In 1274, when he was nine years old, Dante tells us he met Bice Portinan, whom he later called Beatrice, "bringer of blessedness." His love for this beautiful daughter of Folco Portinari was to become one of the strongest forces in his life. When she died suddenly in 1290, Dante collected the lyric poems he had written to her, linked them with prose commentaries and produced La Vita Nuova, the slim volume that is really the beginning of his masterwork, the Divine Comedy. Linking the two is Dante's love for and idealization of Beatrice, a love which Dante transformed from the physical to the spiritual. Indeed in the Divine Comedy, Beatrice prepares Dante the Pilgrim for and leads him to his final face-to-face meeting with God.
Dante was also a soldier, a politician, and a diplomat. Like other families of the lesser nobility and artisan class, the Alighieris allied themselves with the Florentine political faction called the Guelfs (or Guelphs). Their opposition, the Ghibellines, represented the feudal aristocracy. Dante saw military service as a member of the cavalry, which he joined in 1289. He fought with Florence and her Guelf allies against Arezzo, in their victory at the battle of Campaldino in 1289, and in the Guelf victory at Caprona in August of that year.
As a first step toward holding important public offices, Dante joined the Guild of Physicians and Apothecaries in 1295. That same year he served on the People's Council of the Commune of Florence and as a member of the council that elected that city's Priors. In 1296 we find him on the Council of the Hundred, an influential political body involved in Florentine civic and financial matters. He traveled as ambassador to San Gimignano in 1300 and was himself elected that year to the high office of Prior.
Again as ambassador, the White Guelfs (his faction) sent him to meet with the Pope at Anagni. While he was away, the Whites lost power and their rivals, the Black Guelfs, exiled Dante for two years. They charged him with conspiracy against the Pope and Florence. Dante refused to appear at his hearing in 1302 or to pay his fines, since he thought doing so would be an admission of guilt. The Blacks told him that if he ever returned to Florence he would be arrested and burned alive. There is no evidence that he ever saw his beloved Florence again.
From 1303 on, Dante traveled extensively in northern Italy and lived the rest of his days as a courtier and teacher in exile. In 1303 he stayed in Verona with Bartolomeo della Scala, and in 1304 appeared in Arezzo plotting a re-entry into Florence with other exiled Whites and Ghibellines. This failed disastrously and Dante probably moved on to Lunigiana, where he performed diplomatic services for the Malaspina family from 1305-07. Some historians think he journeyed to Paris in 1309 to study at the University, although there is little evidence to support this. From 1312-18 he lived in Verona, again with the Scala family, this time under the patronage of Can Grande della Scala, to whom he dedicated his Paradise, the third volume of the Divine Comedy. While in Verona, the Florentine government again sentenced Dante to death and this time extended the threat to include his sons. From 1318-21 Dante was in Ravenna under the protection of Guido Novella da Polenta, surrounded by eager pupils and highly praised as the author of Convivio, Inferno and Purgatory. On September 13 or 14, in 1321, Dante died in Ravenna, where he is buried.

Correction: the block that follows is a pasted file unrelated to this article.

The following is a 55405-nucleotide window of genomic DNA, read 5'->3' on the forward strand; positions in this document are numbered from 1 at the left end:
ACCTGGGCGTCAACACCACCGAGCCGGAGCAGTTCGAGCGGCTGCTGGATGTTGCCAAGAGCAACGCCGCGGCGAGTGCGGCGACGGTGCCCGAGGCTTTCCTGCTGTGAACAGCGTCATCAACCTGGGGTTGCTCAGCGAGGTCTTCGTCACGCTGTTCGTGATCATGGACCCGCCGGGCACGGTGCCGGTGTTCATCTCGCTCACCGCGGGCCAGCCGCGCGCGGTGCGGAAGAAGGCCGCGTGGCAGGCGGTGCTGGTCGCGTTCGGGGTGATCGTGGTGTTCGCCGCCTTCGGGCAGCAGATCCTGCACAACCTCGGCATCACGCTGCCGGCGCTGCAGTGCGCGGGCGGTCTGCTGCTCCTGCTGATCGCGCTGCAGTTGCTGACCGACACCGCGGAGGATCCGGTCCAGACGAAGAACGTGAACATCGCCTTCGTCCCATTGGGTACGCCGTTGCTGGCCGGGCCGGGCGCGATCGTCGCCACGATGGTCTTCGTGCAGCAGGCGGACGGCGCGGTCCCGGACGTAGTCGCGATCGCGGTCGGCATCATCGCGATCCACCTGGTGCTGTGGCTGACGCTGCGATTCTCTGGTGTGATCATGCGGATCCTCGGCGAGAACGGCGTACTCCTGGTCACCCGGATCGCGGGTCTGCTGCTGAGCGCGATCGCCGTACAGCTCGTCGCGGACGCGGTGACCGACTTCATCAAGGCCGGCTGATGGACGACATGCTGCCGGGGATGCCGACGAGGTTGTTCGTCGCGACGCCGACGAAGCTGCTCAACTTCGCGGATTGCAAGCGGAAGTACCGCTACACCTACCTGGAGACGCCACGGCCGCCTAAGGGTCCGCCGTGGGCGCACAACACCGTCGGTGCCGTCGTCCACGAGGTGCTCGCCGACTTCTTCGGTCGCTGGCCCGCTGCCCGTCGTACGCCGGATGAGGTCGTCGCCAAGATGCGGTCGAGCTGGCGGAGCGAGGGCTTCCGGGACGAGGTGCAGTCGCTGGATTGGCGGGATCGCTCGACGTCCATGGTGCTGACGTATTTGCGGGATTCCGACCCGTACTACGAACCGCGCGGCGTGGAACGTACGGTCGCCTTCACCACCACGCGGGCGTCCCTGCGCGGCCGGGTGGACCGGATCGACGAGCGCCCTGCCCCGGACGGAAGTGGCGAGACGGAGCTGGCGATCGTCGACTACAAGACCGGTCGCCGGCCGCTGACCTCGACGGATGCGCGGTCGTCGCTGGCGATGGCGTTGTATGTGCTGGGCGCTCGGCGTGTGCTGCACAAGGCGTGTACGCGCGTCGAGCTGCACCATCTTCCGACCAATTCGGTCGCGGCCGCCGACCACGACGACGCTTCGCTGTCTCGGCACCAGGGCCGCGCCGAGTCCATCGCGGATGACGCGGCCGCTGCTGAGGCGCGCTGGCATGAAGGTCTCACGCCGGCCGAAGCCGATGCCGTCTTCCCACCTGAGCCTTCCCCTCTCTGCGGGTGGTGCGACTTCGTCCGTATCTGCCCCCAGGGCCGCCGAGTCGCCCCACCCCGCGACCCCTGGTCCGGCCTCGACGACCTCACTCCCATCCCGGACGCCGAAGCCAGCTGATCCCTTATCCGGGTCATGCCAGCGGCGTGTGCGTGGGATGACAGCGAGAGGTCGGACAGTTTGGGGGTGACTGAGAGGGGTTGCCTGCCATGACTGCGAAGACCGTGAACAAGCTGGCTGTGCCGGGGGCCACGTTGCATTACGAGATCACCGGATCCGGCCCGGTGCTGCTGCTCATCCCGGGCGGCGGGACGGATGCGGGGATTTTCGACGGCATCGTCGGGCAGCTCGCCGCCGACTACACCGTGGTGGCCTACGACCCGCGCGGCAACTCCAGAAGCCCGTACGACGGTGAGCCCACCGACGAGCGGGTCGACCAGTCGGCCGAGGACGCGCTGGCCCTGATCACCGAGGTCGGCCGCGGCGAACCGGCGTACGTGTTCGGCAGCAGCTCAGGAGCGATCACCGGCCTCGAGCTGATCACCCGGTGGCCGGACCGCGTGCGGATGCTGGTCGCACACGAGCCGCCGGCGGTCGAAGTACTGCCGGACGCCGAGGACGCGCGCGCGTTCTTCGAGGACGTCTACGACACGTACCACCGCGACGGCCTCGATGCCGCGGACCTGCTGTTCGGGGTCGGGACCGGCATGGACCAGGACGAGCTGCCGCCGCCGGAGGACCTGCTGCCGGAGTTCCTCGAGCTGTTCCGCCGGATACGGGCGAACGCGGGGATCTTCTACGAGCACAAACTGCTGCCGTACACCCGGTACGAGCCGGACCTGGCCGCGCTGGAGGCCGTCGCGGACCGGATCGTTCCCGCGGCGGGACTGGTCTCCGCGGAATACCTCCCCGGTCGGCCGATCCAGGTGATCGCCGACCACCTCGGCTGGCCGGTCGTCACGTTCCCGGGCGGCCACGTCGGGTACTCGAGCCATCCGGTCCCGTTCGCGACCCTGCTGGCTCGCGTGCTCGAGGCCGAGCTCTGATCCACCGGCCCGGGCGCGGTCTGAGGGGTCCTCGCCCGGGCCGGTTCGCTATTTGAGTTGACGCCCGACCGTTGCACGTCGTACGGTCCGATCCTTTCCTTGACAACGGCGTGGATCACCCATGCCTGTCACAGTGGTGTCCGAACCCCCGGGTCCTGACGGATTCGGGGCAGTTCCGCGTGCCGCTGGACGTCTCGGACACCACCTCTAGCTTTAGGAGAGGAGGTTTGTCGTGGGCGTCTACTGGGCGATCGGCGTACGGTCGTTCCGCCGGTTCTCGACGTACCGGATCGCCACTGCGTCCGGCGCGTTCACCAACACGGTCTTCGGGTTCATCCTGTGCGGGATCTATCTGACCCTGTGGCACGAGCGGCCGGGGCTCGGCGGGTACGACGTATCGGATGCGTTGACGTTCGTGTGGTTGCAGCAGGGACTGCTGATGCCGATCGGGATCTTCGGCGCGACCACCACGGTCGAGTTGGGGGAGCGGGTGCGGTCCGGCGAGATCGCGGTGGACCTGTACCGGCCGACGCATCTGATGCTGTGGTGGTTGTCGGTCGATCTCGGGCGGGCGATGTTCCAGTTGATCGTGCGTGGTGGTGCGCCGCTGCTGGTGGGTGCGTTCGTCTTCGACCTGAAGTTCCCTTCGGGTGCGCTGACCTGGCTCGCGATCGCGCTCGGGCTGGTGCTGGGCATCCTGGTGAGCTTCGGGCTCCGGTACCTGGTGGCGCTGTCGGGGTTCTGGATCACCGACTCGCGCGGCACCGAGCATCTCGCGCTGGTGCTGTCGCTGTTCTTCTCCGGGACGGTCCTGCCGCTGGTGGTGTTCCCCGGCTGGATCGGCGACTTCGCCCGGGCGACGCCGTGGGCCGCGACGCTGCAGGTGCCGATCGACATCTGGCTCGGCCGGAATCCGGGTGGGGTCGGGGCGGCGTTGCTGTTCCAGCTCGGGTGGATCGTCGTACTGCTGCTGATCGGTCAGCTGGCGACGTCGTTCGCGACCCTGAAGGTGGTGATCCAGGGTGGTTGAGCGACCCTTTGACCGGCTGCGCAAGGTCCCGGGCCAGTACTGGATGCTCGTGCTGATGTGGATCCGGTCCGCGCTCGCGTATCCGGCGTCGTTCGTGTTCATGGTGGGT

Biography (Dictionary of World Biography: Middle Ages)
Article abstract: Dante’s The Divine Comedy, written in vernacular Italian terza rima, synthesizes classical and medieval thought in a confessional format which is at once universal and intensely personal.
A welter of legend surrounds the life of Dante, author of the tripartite masterpiece La divina commedia (c. 1320; The Divine Comedy). Still, certain facts are clear. His neighbor Giovanni Villani wrote a brief sketch, and Giovanni Boccaccio wrote a eulogy which appeared sometime after Dante’s death. These accounts agree on a birth date in May of 1265. His family had had noble origins at least several generations before Dante’s birth, and their surname was originally Alagherius or Alaghieri. Dante’s own name is a shortened form of Durante. His mother died during his childhood, and his father, who remarried, died in 1283. Dante had two sisters (one a half sister named Tana from his father’s second marriage) and a half brother named Francesco. Although his family was nominally ennobled, it was neither rich nor especially prominent.
By all accounts, Dante’s early life was a happy one. His family recognized the value of education and sent him to an elementary school run by the Dominicans and subsequently to the school of Santa Croce. He read both Provençal and Italian poets during these early years and acquired a knowledge of metrics entirely on his own. His readings gave him vivid impressions of country as well as city life; he also enjoyed art and practiced drawing.